Hair Loss Or Not, Performing a Scalp Self-Exam Is Essential
Whether you do it yourself or have someone help you, it's important to examine your scalp at least once per month for changes, especially if you have hair loss or thinning.
"When it comes to skin cancer," says Jodi LoGerfo, a nurse practitioner and hair loss treatment specialist at the Orentreich Medical Group in New York City and "Health Talk" radio talk show host, "early detection means early cure. And this is especially important if you are experiencing hair loss and/or hair thinning because your scalp is constantly exposed to more UV light even [from] just walking around."
If you have hair loss and/or thinning, you are more at risk for skin cancer and precancer
Hair loss patients are more at risk for skin cancer in the scalp because the hair acts as a sunscreen. There can be a lot of sun damage and precancerous lesions on the top of the scalp that should be checked regularly, but many times the scalp is left out of home skin self-exams. "That's because it's difficult to see your own scalp," adds dermatologist and hair loss specialist Dr. Valerie Callender, director of the Callender Skin & Laser Center in Maryland. "I think it's important to partner with your hairstylist, if possible. They are in the optimal position above your hair while it is wet, sectioning with a comb, to look for changes, bumps or growths or to check an area where you may have pain, tenderness or itching or where you may not even be able to see hair loss or thinning," she says. Both hair loss experts agree that if you have hair loss or thinning issues of any kind, you should check in at regular intervals specified by your dermatologist for a professional scalp exam.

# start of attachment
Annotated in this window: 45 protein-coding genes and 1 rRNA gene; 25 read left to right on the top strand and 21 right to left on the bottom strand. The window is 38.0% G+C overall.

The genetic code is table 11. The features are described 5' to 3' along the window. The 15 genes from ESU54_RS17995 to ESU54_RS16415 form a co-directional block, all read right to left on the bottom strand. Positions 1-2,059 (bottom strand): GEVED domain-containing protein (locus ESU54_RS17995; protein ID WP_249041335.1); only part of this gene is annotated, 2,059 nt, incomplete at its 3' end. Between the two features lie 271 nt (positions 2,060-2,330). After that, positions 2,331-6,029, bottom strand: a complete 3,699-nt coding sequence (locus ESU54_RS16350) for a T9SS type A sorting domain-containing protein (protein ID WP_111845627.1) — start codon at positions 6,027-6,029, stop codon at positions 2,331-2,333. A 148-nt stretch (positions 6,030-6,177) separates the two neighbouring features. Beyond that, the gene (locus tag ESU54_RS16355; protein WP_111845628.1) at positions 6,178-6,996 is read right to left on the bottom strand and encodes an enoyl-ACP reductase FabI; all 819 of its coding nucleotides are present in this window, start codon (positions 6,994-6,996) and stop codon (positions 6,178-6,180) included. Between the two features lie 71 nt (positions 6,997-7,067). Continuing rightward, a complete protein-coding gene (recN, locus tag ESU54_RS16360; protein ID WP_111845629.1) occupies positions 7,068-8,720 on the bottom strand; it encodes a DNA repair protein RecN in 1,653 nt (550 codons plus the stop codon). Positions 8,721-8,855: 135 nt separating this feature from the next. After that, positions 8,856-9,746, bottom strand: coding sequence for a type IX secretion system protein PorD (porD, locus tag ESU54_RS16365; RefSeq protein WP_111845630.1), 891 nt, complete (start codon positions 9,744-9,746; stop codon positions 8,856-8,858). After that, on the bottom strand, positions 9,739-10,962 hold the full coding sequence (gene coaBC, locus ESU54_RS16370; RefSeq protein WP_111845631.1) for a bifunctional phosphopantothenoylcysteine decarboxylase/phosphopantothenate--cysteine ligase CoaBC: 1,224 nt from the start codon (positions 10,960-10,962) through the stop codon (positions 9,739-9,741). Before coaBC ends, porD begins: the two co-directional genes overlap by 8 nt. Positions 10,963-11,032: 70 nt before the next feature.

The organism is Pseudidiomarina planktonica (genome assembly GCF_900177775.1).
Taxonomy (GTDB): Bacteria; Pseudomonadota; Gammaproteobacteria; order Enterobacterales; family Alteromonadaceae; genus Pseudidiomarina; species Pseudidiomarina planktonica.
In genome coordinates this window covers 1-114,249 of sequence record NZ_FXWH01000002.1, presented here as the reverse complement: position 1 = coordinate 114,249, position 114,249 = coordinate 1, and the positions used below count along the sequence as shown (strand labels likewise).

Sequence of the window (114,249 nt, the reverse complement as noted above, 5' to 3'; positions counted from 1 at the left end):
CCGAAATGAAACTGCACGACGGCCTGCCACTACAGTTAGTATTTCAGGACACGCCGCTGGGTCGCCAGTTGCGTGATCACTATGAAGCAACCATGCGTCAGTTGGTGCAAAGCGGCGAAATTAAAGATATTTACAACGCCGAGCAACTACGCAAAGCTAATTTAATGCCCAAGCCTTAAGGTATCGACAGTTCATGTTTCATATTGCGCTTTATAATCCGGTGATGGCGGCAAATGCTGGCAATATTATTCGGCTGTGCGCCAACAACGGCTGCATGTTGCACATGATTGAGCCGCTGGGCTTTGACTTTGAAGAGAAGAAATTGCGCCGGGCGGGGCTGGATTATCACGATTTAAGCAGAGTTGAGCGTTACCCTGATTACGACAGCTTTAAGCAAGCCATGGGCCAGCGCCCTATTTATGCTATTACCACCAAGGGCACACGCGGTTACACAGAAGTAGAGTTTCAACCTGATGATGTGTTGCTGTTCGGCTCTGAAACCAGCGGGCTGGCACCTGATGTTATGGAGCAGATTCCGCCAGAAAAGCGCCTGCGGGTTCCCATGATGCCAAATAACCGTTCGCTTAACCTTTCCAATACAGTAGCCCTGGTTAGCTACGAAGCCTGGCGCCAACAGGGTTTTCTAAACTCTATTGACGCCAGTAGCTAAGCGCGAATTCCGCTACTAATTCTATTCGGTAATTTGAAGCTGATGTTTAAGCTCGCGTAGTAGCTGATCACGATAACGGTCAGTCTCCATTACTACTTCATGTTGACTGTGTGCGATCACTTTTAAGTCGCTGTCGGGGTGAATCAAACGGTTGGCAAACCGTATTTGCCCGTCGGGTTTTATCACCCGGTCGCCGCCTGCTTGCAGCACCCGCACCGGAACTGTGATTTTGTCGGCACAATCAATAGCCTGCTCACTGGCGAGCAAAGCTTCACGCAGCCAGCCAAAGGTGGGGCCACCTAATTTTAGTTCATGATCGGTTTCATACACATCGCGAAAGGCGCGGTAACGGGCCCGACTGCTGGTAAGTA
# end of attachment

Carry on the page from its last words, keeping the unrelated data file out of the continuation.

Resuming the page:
How to perform a do-it yourself scalp self-exam if you have hair loss or thinning
"You should get to know your skin and scalp on a daily basis by looking and feeling every day when you step out of the shower. This way if anything looks or feels different, you will notice it right away." Both experts agree that if you are handy with a mirror, you can use it to see the back, top and sides of your scalp as you move through your scalp, section by section, feeling with fingertips and looking for the following classic ABCs of skin cancer detection:
A. Asymmetry: The mole or bump is not the same on both sides.
B. Borders: The edges of the area are irregular and could be raised.
C. Color: The color of the skin has changed or varies throughout the spot or mole.
D. Diameter: The size of the area has changed or has grown larger.
"I even add E to that list, for evolving," advises LoGerfo. "If anything on your scalp is changing or sticks out because it is different than it was before, keep an eye on it." LoGerfo and Callender believe that you should be looking for any area on your scalp that is tender to the touch, itchy, crusty, pearly, movable or rough, or that bleeds constantly, is indented, raised or different in any way than it was before. This way, you may discover a treatable infection from a condition such as traction alopecia (wearing your hair too tight), as well as keep tabs on any ongoing condition you might have such as alopecia areata. Not only will you learn when something needs to be treated or watched, but you may also discover that bald patches from alopecia areata are growing back or that your laser hair therapy or minoxidil treatments are working.
Both experts agree that those experiencing hair loss and/or thinning should always wear a hat when walking around outdoors, and if that doesn't agree with you, use a spray-on sunscreen that gets down to the scalp. "When you don't have a full head of hair, you just don't have the protection nature intended from skin cancer on you scalp, so you have to protect yourself," LoGerfo concludes.